Adventures in Breastfeeding- Mandy

This post is a part of the Adventures in Breastfeeding Project sharing mother’s unique experiences, successes and struggles with breastfeeding. This post is by Mandy. Here’s what she had to share:

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Ian wakes around 7am (this is a new, very exciting development, as it used to be 5:50am for like, his entire life). He plays and talks and sings for a bit, then calls out, “Mommy daddy come get me!” Usually dad goes in, changes his diaper, and brings Ian into our bed, where he will nurse, if scheduling permits, for about 30 minutes. I cuddle him and play with his hair. We talk about the day. We look at Instagram photos. It’s a lovely, quiet time to transition from sleep to play play play play play until (hopefully) naptime.
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Naptime is where the next nurse will happen (we may nurse in between, but those aren’t guaranteed, especially if we’re busy). We go into his room, change his diaper, turn on his small fan for white noise, grab his blue blankie that happens to be his receiving blanket, and have a nurse on a folded up brown futon. If he doesn’t pass out on the boob, the nap could very well not happen, but he at least has to have “quiet” time in his room for an hour while I take a break (i.e. pass out). His quiet time never is, but he does play pretty happily on his own with minimal disaster.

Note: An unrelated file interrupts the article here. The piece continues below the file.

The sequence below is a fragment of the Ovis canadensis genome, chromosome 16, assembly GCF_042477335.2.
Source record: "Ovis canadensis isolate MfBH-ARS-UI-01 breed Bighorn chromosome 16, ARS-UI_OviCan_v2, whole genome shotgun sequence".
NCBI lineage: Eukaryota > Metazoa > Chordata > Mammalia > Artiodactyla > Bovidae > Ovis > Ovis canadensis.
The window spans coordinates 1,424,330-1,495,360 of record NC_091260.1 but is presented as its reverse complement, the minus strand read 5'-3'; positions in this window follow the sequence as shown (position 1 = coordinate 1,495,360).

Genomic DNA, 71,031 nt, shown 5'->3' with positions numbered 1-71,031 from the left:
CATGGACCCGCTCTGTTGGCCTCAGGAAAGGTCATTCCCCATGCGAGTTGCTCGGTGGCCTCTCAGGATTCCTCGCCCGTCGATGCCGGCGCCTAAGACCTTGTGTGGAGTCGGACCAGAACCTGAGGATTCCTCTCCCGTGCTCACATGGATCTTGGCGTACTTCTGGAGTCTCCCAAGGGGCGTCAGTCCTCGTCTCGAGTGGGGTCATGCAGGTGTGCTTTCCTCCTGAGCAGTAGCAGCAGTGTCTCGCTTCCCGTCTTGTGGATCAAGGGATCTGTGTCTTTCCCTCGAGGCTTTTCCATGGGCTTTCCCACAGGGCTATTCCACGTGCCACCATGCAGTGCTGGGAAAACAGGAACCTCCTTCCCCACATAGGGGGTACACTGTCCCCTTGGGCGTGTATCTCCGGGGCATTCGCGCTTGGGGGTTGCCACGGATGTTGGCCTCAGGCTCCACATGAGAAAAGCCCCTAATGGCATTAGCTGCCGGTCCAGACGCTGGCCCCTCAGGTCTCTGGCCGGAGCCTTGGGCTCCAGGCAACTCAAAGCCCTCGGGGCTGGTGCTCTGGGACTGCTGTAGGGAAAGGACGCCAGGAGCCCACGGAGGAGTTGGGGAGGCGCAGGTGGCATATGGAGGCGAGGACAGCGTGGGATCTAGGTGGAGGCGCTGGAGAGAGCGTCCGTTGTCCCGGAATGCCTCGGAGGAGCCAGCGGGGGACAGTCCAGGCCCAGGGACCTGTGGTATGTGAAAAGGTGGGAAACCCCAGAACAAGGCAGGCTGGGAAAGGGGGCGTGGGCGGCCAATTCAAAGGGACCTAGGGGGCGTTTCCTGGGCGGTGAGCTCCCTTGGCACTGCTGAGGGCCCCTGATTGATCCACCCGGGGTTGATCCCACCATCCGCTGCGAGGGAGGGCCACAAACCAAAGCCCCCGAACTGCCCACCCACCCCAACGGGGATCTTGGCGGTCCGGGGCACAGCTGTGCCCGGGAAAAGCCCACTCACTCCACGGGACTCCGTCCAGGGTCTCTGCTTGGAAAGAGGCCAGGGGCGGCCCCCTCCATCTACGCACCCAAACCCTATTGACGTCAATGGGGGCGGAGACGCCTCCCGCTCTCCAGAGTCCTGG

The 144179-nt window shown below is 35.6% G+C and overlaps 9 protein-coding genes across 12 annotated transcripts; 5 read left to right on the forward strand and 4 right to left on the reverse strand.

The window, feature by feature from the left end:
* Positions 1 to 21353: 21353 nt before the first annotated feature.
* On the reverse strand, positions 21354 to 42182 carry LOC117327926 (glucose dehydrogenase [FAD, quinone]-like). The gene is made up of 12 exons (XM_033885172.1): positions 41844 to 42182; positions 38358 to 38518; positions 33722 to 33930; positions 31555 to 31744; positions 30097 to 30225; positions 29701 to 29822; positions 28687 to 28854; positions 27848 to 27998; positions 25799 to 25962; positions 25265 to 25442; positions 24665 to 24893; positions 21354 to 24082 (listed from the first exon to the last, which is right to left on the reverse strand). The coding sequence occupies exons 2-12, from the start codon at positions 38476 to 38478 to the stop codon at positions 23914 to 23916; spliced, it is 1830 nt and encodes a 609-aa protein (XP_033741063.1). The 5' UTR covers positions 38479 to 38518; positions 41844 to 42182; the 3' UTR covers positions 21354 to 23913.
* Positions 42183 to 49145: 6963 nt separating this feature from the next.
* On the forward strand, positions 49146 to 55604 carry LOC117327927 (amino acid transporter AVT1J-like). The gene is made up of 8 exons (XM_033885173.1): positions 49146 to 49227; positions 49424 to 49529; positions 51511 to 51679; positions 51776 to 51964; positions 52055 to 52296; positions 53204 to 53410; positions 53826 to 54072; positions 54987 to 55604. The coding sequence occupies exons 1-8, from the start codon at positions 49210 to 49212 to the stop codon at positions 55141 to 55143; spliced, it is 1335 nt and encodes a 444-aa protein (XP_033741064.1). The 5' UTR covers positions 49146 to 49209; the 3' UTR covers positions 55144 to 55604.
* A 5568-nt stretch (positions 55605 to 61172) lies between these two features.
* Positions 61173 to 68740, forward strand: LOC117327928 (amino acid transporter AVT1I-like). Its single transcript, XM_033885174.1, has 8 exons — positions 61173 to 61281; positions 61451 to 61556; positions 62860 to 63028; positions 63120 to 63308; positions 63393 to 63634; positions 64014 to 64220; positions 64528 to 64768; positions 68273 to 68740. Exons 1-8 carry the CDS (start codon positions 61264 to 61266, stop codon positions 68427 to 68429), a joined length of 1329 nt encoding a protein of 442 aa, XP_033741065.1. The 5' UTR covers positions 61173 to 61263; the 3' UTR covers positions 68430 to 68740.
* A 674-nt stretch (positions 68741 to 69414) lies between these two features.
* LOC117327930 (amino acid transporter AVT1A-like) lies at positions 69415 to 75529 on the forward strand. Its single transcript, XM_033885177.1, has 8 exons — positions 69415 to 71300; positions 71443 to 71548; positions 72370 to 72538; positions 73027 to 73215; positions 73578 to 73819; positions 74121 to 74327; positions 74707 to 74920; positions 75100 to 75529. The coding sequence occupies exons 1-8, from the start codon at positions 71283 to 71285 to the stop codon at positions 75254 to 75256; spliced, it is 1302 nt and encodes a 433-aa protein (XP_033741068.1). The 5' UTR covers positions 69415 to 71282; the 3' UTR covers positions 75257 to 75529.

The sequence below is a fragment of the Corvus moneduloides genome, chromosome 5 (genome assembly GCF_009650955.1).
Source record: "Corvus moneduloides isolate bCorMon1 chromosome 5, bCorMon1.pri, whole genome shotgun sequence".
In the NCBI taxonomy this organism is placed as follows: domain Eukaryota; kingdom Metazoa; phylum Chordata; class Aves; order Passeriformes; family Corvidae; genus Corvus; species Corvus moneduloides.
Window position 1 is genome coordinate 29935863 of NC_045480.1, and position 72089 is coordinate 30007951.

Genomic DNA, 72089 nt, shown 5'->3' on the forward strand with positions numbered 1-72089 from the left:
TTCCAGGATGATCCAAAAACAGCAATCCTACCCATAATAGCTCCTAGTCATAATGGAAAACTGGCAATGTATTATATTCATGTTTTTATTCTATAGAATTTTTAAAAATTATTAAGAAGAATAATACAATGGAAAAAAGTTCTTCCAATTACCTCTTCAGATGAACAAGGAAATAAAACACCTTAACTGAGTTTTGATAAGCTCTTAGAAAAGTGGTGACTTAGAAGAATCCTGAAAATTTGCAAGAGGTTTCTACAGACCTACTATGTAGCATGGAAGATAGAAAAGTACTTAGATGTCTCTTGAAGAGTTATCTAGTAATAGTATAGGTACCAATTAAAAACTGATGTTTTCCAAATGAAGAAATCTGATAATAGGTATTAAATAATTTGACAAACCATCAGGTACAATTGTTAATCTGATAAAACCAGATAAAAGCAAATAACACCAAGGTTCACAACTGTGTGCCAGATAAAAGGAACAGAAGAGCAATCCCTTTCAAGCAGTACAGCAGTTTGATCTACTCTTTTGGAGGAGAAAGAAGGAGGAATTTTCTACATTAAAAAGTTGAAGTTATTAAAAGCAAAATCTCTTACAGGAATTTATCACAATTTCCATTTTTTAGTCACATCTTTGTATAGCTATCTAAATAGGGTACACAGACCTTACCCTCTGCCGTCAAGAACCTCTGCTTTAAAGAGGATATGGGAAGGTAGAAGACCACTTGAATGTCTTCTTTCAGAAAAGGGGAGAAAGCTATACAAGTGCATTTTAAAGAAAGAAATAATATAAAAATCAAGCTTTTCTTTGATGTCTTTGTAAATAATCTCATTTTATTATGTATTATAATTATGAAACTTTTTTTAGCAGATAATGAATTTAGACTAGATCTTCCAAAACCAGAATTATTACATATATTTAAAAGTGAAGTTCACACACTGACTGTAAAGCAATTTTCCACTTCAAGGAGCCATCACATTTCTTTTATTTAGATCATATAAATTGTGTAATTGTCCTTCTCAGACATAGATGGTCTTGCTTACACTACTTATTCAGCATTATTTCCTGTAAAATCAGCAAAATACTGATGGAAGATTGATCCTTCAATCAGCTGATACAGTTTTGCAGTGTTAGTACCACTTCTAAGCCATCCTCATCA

If a nap does happen, which it thankfully still does about 75% of the time, he will always want to nurse unless something super exciting is happening. He’ll go for another 30 minutes easy, and if he wakes in a bad mood, nursing is the only sure way to shift the energy. He is such an active child, always moving, always talking, and I see his nurse time help his body to slow, and when I talk to him I swear I can see his mind process.

The nighttime nurse. After teeth brushing, diaper change, story, kiss goodnight from daddy, Ian and I are back on the futon. This nurse also involves singing, and no matter how hard I try to bring new songs in the mix, I always end up singing Somewhere Over The Rainbow, Time After Time, My Favorite Things, The Sound Of Music, and Stay Awake from Mary Poppins. The last song is always Edelweiss, then a kiss on the forehead with the pronouncement, “All done with milks.” He’s awake and happy, tucked into bed, musical night light stuffed owl turned on, and mama’s out the door.
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I’ve been nursing since 1.1.11. Before my son was born, I didn’t think much about breastfeeding. My mom breastfed me and enjoyed it. I figured I would, too. I didn’t think about bottle-feeding and I also didn’t demonize it. I didn’t think about how long I would breastfeed or if I’d breastfeed on a schedule or if I’d pump and bottle feed…I was focused on living through the whole labor and giving birth part. Everything else was on the periphery.